Eddie Tyler is a perfect example of how to push back against the gender identity mob.  

Last week, Tyler, the Superintendent of Baldwin County Public Schools (BCPS), announced that his school system wouldn't use preferred pronouns. Instead, he instructed school counselors in his area to use the gender on a student's birth certificate. His refusal to bow to the woke Alabama School Counselors Association is refreshing and rare.

In case you missed the backstory, 1819 News reported that “documents posted to the Baldwin County Public Schools (BCPS) website” showed that “the school system is compelling its counselors to use students’ preferred gender pronouns and teaching them how to navigate counseling situations confidentially.”

That’s crazy, right?

“Not so fast,” Superintendent Tyler essentially responded.

“The Baldwin County Public School System does not have a gender identity nor a gender affirmation policy," Tyler told 1819 News. "We are not and we will not be mandating any acceptance of gender identity beyond what is published on a birth certificate in compliance with state law. We have not and we will not be adopting the national counseling association's standards for gender identity or gender affirmation. Not only would this action be in conflict with Alabama law, but it is also in conflict with the system's policies and philosophies."

This is excellent news. And we applaud Mr. Tyler. But the situation raises several questions.

First, how did we get to the point where a school superintendent is hailed a hero because he said no to the cultural Marxists and queer theorists who sought to hold his school system hostage? I wrote about the issue of gender identity in December, but it bears repeating because many of us still wonder why there is so much pressure to affirm a child’s preferred gender—and from school counselors, no less. Where did this come from, and what is going on?

As I’ve mentioned before, Abigail Shrier gives an excellent definition of gender dysphoria in her book, “Irreversible Damage”:

“Gender dysphoria—formerly known as ‘gender identity disorder’—is characterized by a severe and persistent discomfort in one’s biological sex. It typically begins in early childhood—ages two to four—though it may grow more potent in adolescence.”

Shrier encourages us, however, by noting that childhood gender dysphoria resolves in 70 percent of cases. Traditionally, the number of gender dysphoric children was so small (particularly amongst females) that “before 2012 … there was no scientific literature on girls ages eleven to twenty-one ever having developed gender dysphoria.”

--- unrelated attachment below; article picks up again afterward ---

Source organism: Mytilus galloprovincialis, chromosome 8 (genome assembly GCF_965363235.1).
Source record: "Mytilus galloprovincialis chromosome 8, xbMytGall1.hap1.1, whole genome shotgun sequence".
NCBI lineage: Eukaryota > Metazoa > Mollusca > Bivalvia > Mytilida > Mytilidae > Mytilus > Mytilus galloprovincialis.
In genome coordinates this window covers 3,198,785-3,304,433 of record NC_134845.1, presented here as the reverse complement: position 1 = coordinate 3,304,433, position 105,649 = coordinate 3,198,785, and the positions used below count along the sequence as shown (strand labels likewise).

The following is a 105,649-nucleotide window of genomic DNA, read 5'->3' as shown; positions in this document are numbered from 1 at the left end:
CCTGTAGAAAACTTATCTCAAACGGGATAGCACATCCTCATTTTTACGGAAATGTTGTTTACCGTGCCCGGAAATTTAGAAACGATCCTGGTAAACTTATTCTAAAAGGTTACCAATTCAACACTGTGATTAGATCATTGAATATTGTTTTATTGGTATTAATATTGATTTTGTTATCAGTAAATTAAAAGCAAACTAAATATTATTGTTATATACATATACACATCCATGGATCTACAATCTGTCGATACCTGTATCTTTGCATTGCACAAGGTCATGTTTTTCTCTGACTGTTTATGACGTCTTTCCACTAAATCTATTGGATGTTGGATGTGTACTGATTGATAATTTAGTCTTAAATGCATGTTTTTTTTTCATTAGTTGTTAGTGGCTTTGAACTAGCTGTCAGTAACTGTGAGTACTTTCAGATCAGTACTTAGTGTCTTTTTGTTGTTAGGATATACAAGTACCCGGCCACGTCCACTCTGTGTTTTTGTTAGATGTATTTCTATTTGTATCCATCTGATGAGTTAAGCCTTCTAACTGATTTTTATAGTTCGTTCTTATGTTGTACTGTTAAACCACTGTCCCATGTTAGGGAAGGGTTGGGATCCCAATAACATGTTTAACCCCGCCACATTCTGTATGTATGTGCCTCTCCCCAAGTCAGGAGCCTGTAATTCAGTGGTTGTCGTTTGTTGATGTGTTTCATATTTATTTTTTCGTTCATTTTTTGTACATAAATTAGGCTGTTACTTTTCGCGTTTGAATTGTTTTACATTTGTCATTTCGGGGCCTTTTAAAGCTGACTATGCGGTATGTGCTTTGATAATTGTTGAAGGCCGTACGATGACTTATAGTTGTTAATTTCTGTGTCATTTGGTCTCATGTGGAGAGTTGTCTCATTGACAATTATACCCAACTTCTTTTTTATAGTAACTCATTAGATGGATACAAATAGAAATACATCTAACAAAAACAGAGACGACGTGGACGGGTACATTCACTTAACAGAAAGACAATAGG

Recent CDC numbers suggest that 1 in 5 kids identify as gay, lesbian, trans or questioning. How did the number of sexually confused kids go from practically nothing to over 20 percent in such a short period of time? And why are we rushing to affirm what didn’t exist a few years ago? One wonders if this monumental shift towards radical gender ideology has happened at school, a place it seems has become the de facto learning lab for sexual confusion.

So, who are these counselors, with their demands that we follow their edicts and affirmations? Who are the people to whom Tyler said no?

The organization Courage is a Habit has conducted extensive research regarding the American School Counselor Association (ASCA), finding that the “ASCA trains school counselors to hide students’ sex and gender preferences from parents.” They work with homosexual-friendly organizations, which encourage students to hide their pronouns or name changes from their parents. They also advocate for “transition closets in the classroom without parental knowledge, sexually explicit books made available to students, [and] transgender topics to be introduced in elementary school.”

This matters because, as the first 1819 report about BCPS explained, “The mission of the Alabama School Counselor Association (ALSCA) mirrors the American School Counselor Association’s mission.” It’s also important to remember that the legislature passed House Bill 123 in May, permitting the state to have mental health counseling and services in every Alabama public school, opening the door for this radical agenda.

All too often, our schools employ people who decidedly and deceitfully wrest responsibility away from parents, the people who are the God-given authorities in a child's life. That must stop, and respect for parental authority must be restored.

And when we see adults being adults—such as Eddie Tyler—we should thank them. In a world gone mad, Tyler is the person many of us are waiting for, a leader who publicly advocates for our kids by standing against the seductive transgender craze. A leader who’s an example, that gets people saying, “If Eddie Tyler pushed back, we can too.”

Amie Beth Shaver is a speaker, writer and media commentator. Her column appears every Wednesday in 1819 News. Shaver served on the Alabama GOP State Executive Committee, was a candidate for State House District 43 and spokeswoman for Allied Women.

The views and opinions expressed here are those of the author and do not necessarily reflect the policy or position of 1819 News. To comment, please send an email with your name and contact information to Commentary@1819News.com.